Why Using WhatsApp for Emergency Communications is a Bad Idea

Why Using WhatsApp for Emergency Communications is a Bad Idea

Every organisation, no matter their size, should have a plan for communicating with their employees in an emergency. While many organisations use WhatsApp for their everyday communications, there are many reasons why using WhatsApp for emergency communications isn’t going to work.

We get why organisations use WhatsApp. It’s free, familiar, quick and easy to use, and versatile, easily accommodating an office wide chat, or a quick message asking an employee an important question on the fly. However WhatsApp is limited, and those limitations mean that WhatsApp is not fit for purpose as an emergency communications tool, or even an intra-office chat tool.

WhatsApp is not an emergency communication system

WhatsApp may be many things, but it is not designed as an emergency communication system. It lacks many of the features that you need not just in the heat of a crisis, but also when planning for that crisis.

We don’t need to go into detail about the controversy caused by the recent WhatsApp privacy policy update, but it came as a timely reminder that WhatsApp’s (read Facebook’s) record on data protection is less than stellar. Predating the scope of the latest privacy policy update, WhatsApp already shares the names and members of group chats (just not the content of the chats) with Facebook. WhatsApp is also one of the most hacked chat apps, making it an insecure option for your business chat – whether it is day to day mundanity, or real time emergency communications.

Between personal and work chats, employees may constantly receive and send messages via WhatsApp, but they have no way or organising them between different uses. As a result some messages get lost, not what you want when you need to get hold of an employee in a hurry.

In addition, many employees are uncomfortable using what is essentially a personal app for work purposes, and while they may grudgingly use it during work hours, out of hours they may well ignore all work related messages. As we know, emergencies can happen any time, not just in work hours. You need to make sure that your employees know that if you are messaging them out of hours it is vital that they respond.

Using WhatsApp for emergency communications could let you down

In the heat of an emergency, using WhatsApp for emergency communications simply won’t work. For one thing, WhatsApp needs a reliable internet connection to work. Commercial networks can get easily overwhelmed in a crisis situation, and fail, leaving you unable to get hold of critical people at critical moments.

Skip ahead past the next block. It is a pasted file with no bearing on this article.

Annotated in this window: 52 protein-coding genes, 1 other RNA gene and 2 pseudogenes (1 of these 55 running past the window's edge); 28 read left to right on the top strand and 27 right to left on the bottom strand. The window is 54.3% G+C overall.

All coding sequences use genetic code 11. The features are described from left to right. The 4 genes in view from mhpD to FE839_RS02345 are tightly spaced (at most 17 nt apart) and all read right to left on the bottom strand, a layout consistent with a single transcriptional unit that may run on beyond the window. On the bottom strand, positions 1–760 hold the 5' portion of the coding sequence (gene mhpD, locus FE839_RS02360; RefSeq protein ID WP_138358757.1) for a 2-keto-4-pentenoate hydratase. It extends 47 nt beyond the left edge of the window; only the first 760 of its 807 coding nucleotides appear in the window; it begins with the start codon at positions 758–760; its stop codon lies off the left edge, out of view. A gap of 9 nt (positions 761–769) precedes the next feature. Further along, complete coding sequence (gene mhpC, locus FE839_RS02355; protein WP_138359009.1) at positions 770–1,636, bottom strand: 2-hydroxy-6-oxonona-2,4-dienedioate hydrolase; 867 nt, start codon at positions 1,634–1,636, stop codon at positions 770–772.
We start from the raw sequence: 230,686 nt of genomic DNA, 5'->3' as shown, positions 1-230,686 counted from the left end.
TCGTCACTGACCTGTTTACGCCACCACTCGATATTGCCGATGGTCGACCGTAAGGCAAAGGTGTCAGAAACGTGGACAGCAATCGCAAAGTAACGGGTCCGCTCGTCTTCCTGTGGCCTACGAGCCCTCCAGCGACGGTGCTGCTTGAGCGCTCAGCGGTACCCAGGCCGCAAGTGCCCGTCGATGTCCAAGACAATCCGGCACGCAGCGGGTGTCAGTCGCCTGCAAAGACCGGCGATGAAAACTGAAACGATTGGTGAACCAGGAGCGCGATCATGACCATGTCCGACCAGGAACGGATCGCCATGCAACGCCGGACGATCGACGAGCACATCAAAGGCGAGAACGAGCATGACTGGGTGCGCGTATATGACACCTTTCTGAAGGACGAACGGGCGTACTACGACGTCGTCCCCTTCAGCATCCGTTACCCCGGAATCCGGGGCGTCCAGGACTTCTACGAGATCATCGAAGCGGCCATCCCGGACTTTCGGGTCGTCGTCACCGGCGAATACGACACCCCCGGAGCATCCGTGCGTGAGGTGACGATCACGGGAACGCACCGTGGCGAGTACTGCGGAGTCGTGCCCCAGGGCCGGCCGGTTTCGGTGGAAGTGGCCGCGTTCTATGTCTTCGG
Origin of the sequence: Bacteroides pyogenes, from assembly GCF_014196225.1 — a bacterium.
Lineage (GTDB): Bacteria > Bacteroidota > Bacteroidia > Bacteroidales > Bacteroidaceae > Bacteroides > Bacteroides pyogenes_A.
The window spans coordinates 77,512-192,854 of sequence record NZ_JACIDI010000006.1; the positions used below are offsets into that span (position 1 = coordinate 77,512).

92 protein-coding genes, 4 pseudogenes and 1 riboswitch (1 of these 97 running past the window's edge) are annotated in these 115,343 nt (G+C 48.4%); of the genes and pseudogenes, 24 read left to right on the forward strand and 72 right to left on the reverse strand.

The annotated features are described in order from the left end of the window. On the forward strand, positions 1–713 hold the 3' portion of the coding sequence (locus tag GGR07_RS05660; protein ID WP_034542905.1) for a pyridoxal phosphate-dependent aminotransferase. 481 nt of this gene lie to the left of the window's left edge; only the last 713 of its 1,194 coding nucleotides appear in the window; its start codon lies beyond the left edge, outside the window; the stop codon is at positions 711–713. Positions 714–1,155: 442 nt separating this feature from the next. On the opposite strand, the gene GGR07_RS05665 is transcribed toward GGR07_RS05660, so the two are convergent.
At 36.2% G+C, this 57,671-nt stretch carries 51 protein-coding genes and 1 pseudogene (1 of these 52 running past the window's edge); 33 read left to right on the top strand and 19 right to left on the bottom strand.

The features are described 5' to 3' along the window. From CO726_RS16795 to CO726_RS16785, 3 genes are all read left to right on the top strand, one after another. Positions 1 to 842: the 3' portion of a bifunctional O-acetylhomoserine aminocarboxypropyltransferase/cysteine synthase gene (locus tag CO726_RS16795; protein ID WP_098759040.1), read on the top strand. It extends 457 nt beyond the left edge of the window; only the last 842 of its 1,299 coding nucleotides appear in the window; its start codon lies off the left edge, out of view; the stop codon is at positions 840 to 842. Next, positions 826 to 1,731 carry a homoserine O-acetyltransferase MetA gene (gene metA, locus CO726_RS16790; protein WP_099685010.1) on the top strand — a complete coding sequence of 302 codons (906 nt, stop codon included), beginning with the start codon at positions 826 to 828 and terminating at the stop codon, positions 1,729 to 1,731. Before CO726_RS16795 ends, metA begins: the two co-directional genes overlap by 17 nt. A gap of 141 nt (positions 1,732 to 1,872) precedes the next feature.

WhatsApp doesn’t have a tablet version. If you use tablets for emergency situations, there is no way to tie in communications with other data on the scene. It is also limited when it comes to real time data, for example you can’t see who has seen an emergency message, and there are no geolocation tags to help you know where critical people are.

Crisis management requires a lot of organisation before, during, and after an emergency. Groups need to be clearly defined, and it is crucial that you can add and remove members from important groups easily and quickly, to ensure that the right people get the right messages, at the right time.

Preparing for emergency communications the right way

Instead of using WhatsApp for emergency communications, consider a crisis communications platform. A good crisis communications platform is packed full of features that can help you improve organisational communications not just in an emergency, but also every day.

First up, it allows mass notifications to a limitless number of users that can be easily utilised for daily communications. These mass notifications can be scheduled ahead of time, or sent on the fly and they are guaranteed to be delivered globally within seconds. The system will also offer options for you to receive read-receipts, and see who has responded in real time. Notifications can be sent via push message, email, SMS, phone call, and web alerts, ensuring that everyone gets the message.

An emergency communications tool makes it easier to control the messages being delivered. As it is vital that every employee is included in emergency communications, contact management is made simple. It is easy to add or remove employees as they join or leave, and moving them between groups is also controlled. Groups can be created, and messaging can be personalised to each group.

In the event of an emergency, that crisis communications platform won’t let you down. Employees can be alerted automatically, and their responses tracked to ensure that they have got the message, are safe and well, or need help. First response teams can communicate with each other in real time by whichever channel is available to them, and all communications can be tracked to give you the relevant data and progress reports.

Your crisis communications platform may well save lives. It’s never too soon to get your teams used to working with it on a regular basis. People tend to ignore or not use something if they aren’t comfortable with it. By using your crisis communications tool as a dedicated office communications app that everyone is used to using, you break down that barrier, and get them communicating better in an emergency.

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